Defending the right to education is, at the core, a fight that aims to build an equitable society. It is the struggle to recognize that education allows people to reach their full potential. Education develops a person’s skills and knowledge and perhaps, more importantly, education helps develop an understanding of the world we live in. As students, we believe that only through gaining such understanding can we hope to build a more equal and fair society. However, many barriers stand in the way of our access to education.
From a practical point of view, over 70 per cent of new jobs in Canada require some form of post-secondary education: university, college or skilled trades. At the same time that education is becoming increasingly necessary in the job market, it has also become more expensive.
The three largest obstacles to education? Tuition fees, student debt and government funding to education. Increasing tuition fees block a portion of Canada’s population from university and college, specifically people from low- and modest-income backgrounds.
The existence of these and other barriers are what drive students to mobilize and organize. In 2012, students worked to influence the public discourse towards the importance of funding public services and the campaign hit a punctuation mark on Wednesday, February 1, with a National Day of Action. We called on the government to reduce tuition fees, drop student debt and increase education funding, and students rallied in communities across the country.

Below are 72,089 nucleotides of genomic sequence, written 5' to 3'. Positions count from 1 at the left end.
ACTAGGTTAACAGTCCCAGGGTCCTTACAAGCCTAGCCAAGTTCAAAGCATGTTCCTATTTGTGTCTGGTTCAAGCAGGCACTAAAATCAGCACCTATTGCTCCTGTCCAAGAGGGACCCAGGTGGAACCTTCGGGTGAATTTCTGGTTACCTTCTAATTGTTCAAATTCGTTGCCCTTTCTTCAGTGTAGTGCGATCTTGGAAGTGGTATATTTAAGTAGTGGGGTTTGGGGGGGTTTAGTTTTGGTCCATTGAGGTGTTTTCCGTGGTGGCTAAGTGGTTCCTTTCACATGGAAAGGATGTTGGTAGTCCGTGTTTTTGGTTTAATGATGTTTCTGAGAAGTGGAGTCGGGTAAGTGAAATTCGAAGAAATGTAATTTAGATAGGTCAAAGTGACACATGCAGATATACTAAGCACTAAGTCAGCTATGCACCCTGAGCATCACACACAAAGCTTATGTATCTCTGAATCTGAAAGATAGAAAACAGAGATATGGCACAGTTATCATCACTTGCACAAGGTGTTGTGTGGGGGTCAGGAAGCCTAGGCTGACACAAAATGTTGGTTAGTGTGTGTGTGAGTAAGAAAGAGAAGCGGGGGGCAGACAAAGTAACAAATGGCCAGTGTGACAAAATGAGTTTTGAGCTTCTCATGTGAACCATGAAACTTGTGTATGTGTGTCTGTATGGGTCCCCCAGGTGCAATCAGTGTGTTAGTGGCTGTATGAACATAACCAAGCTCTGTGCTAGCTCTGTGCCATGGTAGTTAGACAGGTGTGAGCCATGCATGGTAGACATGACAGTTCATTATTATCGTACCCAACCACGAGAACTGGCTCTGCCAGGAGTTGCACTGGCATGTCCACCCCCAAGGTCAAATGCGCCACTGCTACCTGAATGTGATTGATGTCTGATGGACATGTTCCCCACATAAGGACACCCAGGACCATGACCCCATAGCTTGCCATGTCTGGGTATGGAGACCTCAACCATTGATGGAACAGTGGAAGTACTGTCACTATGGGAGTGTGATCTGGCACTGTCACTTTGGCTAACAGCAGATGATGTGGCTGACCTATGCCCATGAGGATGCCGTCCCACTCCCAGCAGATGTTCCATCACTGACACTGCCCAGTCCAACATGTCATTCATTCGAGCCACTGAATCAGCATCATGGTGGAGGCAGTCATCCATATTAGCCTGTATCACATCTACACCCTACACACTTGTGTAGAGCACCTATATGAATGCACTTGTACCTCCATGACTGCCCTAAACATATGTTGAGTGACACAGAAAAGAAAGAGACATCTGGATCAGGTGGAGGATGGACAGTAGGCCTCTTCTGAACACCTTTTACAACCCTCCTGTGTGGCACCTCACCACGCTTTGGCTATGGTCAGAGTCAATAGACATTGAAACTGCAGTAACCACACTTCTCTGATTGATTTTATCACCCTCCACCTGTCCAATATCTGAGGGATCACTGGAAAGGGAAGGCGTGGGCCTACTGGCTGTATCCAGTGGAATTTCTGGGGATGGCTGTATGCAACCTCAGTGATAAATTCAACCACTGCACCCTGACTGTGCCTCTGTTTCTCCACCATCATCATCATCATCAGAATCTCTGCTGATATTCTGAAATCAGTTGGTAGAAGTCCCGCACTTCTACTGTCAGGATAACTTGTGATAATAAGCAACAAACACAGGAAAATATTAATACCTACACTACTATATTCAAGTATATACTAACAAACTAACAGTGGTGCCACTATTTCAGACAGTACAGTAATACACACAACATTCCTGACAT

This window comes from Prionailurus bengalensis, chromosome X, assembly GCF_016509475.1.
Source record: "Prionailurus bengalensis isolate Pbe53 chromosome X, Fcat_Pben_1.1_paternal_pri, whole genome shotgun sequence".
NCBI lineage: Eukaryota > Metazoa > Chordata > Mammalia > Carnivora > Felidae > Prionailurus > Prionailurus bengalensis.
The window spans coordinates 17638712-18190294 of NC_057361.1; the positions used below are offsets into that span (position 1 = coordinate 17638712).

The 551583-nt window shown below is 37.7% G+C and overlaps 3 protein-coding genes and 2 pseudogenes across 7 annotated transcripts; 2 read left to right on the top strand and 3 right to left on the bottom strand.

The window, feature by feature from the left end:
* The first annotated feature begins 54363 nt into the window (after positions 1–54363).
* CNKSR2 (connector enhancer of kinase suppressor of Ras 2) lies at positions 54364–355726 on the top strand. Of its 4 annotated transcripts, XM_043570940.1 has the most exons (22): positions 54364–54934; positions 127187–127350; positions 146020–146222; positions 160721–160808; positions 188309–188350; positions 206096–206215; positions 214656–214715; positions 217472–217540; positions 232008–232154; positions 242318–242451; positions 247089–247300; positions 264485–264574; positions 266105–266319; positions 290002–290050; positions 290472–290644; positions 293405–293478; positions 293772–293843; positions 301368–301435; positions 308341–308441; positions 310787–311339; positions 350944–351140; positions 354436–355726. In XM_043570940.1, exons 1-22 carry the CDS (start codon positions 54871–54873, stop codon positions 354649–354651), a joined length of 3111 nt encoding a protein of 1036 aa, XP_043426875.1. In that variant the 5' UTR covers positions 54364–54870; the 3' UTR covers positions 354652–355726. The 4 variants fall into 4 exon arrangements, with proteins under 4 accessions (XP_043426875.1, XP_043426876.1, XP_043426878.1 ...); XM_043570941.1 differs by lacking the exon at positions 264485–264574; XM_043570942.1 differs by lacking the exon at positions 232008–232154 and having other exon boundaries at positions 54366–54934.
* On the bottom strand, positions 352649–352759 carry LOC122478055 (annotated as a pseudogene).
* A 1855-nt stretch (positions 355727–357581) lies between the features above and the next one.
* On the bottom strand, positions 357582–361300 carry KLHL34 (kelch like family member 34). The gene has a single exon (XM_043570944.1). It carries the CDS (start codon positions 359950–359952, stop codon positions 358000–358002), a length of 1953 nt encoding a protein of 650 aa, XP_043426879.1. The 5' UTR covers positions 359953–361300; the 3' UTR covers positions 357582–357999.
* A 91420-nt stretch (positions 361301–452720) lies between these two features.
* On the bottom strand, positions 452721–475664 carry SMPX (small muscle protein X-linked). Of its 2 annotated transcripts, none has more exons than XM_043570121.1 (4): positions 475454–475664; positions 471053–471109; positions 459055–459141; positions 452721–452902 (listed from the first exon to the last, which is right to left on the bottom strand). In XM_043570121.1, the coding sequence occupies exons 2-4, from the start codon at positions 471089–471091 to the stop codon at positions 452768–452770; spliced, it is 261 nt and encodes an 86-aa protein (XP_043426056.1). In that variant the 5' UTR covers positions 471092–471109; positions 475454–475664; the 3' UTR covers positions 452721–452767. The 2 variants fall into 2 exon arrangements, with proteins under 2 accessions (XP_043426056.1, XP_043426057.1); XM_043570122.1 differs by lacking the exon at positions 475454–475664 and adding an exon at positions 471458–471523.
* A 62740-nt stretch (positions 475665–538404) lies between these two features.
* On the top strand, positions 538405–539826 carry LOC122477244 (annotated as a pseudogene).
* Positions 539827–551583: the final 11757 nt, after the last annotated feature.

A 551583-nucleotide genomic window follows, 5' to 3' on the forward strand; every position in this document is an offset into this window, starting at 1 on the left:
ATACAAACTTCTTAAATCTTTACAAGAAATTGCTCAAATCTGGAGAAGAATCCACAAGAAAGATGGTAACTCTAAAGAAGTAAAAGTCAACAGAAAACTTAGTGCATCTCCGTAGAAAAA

Ensuring that the younger generation of Canadians have access to education is an essential part of creating a country where everyone has a chance at a decent life. It is also essential in raising awareness of the general population, ensuring that people have an understanding of the world they live in and what is required to make it better for everyone. In essence, providing accessible education is critical to the proper functioning of our democracy.
As students, we believe that education is a right. In Canada, we recognize the importance of education by fully funding primary and secondary education but create road blocks to accessing post-secondary education. At a time when post-secondary education has become as much of a requirement as high school education was several decades ago, we must continue to call for higher education to be a priority and to be adequately funded. It is the only way to strive to build a system that does not allow access to education based solely on socio-economic background.